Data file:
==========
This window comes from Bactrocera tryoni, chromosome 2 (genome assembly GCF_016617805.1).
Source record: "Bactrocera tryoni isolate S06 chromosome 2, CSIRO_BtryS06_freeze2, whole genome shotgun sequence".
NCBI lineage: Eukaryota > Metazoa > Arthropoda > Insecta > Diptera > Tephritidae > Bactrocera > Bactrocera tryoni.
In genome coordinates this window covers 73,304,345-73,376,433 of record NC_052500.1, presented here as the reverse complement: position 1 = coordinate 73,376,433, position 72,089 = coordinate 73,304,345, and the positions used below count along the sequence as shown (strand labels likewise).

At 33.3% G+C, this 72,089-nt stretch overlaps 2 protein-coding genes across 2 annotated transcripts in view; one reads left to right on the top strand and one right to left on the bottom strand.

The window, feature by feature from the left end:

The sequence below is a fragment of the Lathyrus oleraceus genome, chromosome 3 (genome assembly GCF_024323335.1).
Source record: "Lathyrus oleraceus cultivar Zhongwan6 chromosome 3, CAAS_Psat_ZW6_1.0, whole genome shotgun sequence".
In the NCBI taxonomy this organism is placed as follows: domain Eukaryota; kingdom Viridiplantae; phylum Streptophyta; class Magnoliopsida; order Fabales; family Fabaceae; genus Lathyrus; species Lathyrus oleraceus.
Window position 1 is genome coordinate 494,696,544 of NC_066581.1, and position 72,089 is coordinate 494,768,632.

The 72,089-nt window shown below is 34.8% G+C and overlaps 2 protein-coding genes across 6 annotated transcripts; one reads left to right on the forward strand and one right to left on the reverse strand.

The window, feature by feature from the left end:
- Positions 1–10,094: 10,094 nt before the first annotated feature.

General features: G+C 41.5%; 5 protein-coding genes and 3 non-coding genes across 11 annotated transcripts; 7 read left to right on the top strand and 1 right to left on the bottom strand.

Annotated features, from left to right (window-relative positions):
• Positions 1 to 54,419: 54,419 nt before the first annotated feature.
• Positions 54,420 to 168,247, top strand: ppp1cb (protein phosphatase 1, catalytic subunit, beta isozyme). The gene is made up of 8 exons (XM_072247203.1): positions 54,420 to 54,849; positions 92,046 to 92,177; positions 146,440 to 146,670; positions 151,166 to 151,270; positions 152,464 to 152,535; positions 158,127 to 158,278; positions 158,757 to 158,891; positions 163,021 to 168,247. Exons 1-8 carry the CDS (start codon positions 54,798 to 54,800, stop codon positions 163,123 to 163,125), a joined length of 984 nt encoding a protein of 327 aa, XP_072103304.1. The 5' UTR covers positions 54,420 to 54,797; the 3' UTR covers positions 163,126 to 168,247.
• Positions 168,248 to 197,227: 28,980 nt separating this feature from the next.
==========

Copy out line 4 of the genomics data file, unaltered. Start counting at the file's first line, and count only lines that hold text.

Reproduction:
In genome coordinates this window covers 73,304,345-73,376,433 of record NC_052500.1, presented here as the reverse complement: position 1 = coordinate 73,376,433, position 72,089 = coordinate 73,304,345, and the positions used below count along the sequence as shown (strand labels likewise).